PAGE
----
Title of Work

Developing Innovative, Interprofessional Solutions to Address Nurse Education for Obstetric Critical Care

Document Type


Publication/Presentation Date

January 2020

Conference Location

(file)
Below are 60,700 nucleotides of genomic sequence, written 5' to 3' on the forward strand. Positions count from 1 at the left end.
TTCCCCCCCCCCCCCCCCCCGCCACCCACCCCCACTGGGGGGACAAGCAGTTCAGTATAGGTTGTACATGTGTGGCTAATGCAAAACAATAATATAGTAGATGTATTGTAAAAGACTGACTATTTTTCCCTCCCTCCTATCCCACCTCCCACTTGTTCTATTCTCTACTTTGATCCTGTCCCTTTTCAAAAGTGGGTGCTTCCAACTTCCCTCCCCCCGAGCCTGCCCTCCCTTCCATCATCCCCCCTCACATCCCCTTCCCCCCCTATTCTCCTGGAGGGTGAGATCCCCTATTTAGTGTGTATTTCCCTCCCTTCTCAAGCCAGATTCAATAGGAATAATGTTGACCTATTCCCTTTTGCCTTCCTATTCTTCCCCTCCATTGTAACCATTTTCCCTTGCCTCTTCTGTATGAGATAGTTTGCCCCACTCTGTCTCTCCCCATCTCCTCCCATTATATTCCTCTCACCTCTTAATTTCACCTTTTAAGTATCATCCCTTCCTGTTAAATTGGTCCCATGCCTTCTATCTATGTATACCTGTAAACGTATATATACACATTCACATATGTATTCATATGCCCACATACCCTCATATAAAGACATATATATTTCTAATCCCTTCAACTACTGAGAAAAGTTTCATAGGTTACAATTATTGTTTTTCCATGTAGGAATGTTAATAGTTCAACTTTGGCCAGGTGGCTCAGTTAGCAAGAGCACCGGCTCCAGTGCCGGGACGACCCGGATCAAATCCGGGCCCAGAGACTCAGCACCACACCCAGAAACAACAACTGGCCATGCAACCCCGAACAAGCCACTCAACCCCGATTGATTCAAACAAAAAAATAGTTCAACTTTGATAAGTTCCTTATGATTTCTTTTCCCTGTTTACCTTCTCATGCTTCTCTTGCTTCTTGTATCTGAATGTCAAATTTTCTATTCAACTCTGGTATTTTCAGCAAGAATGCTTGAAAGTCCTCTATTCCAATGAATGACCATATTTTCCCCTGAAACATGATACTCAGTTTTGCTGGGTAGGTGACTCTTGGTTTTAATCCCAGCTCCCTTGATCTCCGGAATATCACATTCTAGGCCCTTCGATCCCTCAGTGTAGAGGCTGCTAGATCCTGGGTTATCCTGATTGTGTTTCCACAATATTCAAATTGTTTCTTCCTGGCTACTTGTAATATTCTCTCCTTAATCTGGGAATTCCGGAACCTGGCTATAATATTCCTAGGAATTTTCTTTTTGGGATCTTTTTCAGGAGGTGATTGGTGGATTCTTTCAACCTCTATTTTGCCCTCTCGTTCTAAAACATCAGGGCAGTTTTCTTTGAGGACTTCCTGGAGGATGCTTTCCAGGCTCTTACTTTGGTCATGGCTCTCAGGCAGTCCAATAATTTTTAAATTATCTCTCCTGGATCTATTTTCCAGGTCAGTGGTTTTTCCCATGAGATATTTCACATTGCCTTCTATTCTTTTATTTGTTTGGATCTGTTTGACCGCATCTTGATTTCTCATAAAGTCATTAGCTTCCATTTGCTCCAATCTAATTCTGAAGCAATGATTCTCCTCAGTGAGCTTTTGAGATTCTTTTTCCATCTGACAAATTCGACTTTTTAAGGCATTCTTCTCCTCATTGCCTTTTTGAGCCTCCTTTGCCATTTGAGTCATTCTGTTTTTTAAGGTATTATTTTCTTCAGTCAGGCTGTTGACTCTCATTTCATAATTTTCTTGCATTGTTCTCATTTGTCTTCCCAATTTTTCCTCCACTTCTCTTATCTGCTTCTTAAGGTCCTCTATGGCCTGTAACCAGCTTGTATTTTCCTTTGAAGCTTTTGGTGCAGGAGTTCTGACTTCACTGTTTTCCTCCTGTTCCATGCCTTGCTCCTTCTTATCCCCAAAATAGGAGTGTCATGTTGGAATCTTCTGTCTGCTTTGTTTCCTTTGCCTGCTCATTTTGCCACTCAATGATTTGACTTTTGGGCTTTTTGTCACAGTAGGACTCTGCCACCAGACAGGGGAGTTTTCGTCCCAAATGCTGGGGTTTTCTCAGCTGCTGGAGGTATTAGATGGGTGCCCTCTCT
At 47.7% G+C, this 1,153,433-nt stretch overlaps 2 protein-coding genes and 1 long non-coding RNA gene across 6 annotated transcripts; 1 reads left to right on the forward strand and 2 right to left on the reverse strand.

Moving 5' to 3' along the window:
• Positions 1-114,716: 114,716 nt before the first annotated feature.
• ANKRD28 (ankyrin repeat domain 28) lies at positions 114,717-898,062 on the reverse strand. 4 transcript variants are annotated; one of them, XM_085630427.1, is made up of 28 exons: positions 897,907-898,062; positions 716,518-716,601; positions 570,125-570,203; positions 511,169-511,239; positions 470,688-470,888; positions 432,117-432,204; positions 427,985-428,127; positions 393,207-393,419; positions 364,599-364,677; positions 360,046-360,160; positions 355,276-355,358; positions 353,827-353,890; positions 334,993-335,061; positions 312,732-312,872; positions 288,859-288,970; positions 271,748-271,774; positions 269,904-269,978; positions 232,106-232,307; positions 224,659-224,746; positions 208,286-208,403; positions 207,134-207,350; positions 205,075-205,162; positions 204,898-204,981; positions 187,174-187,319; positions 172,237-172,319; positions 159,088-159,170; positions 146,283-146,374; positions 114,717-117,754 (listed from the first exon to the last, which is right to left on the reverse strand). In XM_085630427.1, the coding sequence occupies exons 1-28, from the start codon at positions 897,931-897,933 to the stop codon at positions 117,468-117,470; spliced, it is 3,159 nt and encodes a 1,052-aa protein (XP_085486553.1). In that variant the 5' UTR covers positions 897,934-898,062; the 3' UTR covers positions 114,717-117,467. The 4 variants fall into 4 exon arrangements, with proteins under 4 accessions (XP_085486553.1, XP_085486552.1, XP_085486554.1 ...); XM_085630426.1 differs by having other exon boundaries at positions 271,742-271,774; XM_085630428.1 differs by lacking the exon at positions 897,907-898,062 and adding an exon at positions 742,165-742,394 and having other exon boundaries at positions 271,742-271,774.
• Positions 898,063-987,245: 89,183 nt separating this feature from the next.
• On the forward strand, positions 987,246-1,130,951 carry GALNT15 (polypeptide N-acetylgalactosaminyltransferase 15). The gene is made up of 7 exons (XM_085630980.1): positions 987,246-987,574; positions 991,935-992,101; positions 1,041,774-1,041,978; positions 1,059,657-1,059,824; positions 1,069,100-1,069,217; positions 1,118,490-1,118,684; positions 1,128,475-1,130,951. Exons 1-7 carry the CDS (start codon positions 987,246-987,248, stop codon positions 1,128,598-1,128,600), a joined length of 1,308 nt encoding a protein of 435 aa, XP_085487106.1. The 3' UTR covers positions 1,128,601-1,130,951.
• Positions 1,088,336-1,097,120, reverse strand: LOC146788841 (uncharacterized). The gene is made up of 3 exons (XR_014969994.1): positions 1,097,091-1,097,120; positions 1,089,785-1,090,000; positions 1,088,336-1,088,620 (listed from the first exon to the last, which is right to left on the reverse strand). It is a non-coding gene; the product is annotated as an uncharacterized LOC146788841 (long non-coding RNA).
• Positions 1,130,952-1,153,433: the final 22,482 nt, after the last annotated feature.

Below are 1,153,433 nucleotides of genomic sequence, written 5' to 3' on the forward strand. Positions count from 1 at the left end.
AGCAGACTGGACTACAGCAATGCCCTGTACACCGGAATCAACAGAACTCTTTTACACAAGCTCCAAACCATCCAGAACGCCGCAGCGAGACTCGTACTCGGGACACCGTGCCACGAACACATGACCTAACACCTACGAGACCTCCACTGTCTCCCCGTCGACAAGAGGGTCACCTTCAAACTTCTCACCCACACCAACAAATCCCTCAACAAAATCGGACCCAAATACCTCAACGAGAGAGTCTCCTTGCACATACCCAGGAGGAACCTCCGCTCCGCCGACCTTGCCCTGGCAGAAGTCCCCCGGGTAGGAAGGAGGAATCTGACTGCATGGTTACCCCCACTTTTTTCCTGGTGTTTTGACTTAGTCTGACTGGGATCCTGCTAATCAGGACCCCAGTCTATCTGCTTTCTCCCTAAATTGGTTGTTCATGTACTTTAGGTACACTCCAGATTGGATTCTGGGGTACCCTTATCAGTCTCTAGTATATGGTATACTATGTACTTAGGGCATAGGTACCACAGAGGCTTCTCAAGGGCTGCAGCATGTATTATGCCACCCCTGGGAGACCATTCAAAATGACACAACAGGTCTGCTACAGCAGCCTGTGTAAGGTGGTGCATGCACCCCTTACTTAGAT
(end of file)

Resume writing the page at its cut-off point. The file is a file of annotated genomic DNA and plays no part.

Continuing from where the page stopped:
Purpose for the program: Obstetric and intensive care unit (ICU) nurses were being required increasingly to provide collaborative care to obstetric patients who were critically ill. Labor and delivery unit nurses voiced anxiety and decreased self-confidence in this complex setting. Proposed change; This innovative, evidence-based practice project involved an interprofessional team that developed a multimodal, accessible educational toolkit for obstetric and ICU nurses to decrease anxiety and improve nursing self-confidence in caring for these patients. Implementation: After implementation of an interactive online learning module, which included video of a birth in the cardiovascular ICU, a SharePoint learning–resources site, and a resources–role folder (including an individualized care plan that outlined responsibilities for the ICU and labor and delivery unit nurses during the care of these patients), a postsurvey will be administered. The obstetric and ICU toolkit is critical in advancing the content knowledge, increasing self-confidence, and decreasing anxiety of the nursing staff who are responsible for the care of obstetric ICU patients. Outcomes and evaluation: Through use of survey methodology, the interprofessional team collected demographic information on nursing staff and measured levels of anxiety and confidence before the implementation of the educational toolkit. A total of 29 nurses consented and submitted this survey, including 16 ICU nurses and 12 labor and delivery unit nurses. It was notable that 14 of 16 ICU nurses and 11 of 12 labor and delivery nurses had provided or assisted with care for a pregnant or postpartum patient in the ICU at the time of the survey. Of these nurses who had previously provided care to this patient population, 50% of ICU nurses and 73% of labor and delivery nurses reported not having received previous education on how to care for women with acquired or congenital cardiac conditions during pregnancy. Unsurprisingly, in both populations of nurses, 75% of respondents (12 out of 16 ICU and 9 out of 12 labor and delivery) reported not confident to at least 1 of the 13 prompts around confidence in caring for the obstetric ICU cardiac patient, documenting an immediate need for this project. Implications for nursing practice: Working as an interprofessional team yielded stronger recommendations for course of action, and bedside nursing and leadership buy-in allowed the team to balance staff needs with operational constraints of the participating units. The partnership between the hospital and academia proved invaluable in the preparation of comprehensive staff education.